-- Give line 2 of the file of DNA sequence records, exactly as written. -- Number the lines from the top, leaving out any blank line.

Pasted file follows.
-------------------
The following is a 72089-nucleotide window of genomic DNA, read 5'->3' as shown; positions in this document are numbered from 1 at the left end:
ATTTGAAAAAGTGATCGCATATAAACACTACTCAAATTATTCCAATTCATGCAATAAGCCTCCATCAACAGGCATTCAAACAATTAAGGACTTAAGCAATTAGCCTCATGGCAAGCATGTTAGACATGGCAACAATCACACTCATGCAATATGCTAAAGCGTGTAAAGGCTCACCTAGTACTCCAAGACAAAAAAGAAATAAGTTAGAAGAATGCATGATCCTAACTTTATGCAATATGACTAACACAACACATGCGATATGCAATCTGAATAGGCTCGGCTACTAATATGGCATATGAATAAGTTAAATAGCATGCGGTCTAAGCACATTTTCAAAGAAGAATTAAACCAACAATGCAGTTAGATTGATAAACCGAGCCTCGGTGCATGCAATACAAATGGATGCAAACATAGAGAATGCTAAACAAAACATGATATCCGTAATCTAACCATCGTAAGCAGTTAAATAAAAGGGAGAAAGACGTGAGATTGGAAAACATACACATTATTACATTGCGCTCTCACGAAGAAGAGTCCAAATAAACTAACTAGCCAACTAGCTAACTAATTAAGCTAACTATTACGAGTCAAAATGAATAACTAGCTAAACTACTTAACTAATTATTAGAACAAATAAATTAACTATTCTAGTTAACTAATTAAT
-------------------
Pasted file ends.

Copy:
ATTTGAAAAAGTGATCGCATATAAACACTACTCAAATTATTCCAATTCATGCAATAAGCCTCCATCAACAGGCATTCAAACAATTAAGGACTTAAGCAATTAGCCTCATGGCAAGCATGTTAGACATGGCAACAATCACACTCATGCAATATGCTAAAGCGTGTAAAGGCTCACCTAGTACTCCAAGACAAAAAAGAAATAAGTTAGAAGAATGCATGATCCTAACTTTATGCAATATGACTAACACAACACATGCGATATGCAATCTGAATAGGCTCGGCTACTAATATGGCATATGAATAAGTTAAATAGCATGCGGTCTAAGCACATTTTCAAAGAAGAATTAAACCAACAATGCAGTTAGATTGATAAACCGAGCCTCGGTGCATGCAATACAAATGGATGCAAACATAGAGAATGCTAAACAAAACATGATATCCGTAATCTAACCATCGTAAGCAGTTAAATAAAAGGGAGAAAGACGTGAGATTGGAAAACATACACATTATTACATTGCGCTCTCACGAAGAAGAGTCCAAATAAACTAACTAGCCAACTAGCTAACTAATTAAGCTAACTATTACGAGTCAAAATGAATAACTAGCTAAACTACTTAACTAATTATTAGAACAAATAAATTAACTATTCTAGTTAACTAATTAAT